No more second guessing – I’m keeping my eyes on the path.
Mountain bike racing was my thing in my teen years. I loved navigating gnarly roots and steep drops on single track trails where one wrong manoeuver could send you flying over the handlebars.
Often my eyes would be drawn to the obstacle. The instant I looked at the massive rock in the trail my bike would smack it and over the handlebars, I would go. But when my dad rode with me his deep voice would remind me, “Look where you want to go.” Eventually, those crash landings built a determination in me to follow his advice. Once I trained my eyes to stick to the clear line it led me further and faster to the finish line.
Starting this new school year, his words still echo in my mind.
Look where you want to go.
I once heard someone say that homeschool moms are not a very confident bunch. I was almost offended and then I had to laugh. At this time of year, it’s easy to second guess what I’m doing, to look elsewhere. Have I planned enough? Am I too easy on my children? Too hard? But when I look at Mason’s philosophy and methods, I see where I want to go.
Year after year, Mason’s methods prove effective for accomplishing all of our character and academic goals. She inspires me to spread a rigorous feast of knowledge while nurturing the unique personhood of my children. Her ideas have helped our whole family to become students of divinity, soaking in His infinite ways and His amazing world.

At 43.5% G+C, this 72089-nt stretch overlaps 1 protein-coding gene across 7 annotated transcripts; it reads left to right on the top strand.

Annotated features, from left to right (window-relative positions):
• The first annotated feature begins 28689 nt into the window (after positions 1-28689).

On the bike trails, I had to keep pedaling in order to follow the path my eyes set upon. This homeschooling trail is no different. I must follow through to completion, exercise perseverance and fortitude. Sometimes this requires me to be uncomfortable and to pay closer attention to what God is teaching me.
Wendell Berry knew what this was like. In the poem entitled X of The Sabbath Poems he wrote of the effort that accompanies the anticipated future:
Whatever is foreseen in joy must be lived out from day to day.
Vision held open in the dark
By our ten thousand days of hard work.
Harvest will fill the barn; for that
The hand must ache, the face must sweat.
And as I cling to in hope, Berry goes on to say so clearly,
And yet no leaf or grain is filled
By work of ours; the field is tilled
And left to grace. That we may reap,
Great work is done while we’re asleep.
When we work well, a Sabbath mood
Rests on our day, and finds it good.
This homeschool trail requires much faith. The finish line is out of sight and the trail is sometimes full of boulders. Yet each year I sharpen my sight a little more and find myself leaning harder into God’s promises along this wild ride, somehow moving forward faster than ever.
2018 © Colleen Klatt
Colleen Klatt lives in Calgary, Alberta, Canada where she homeschools her three daughters using Charlotte Mason’s ideas.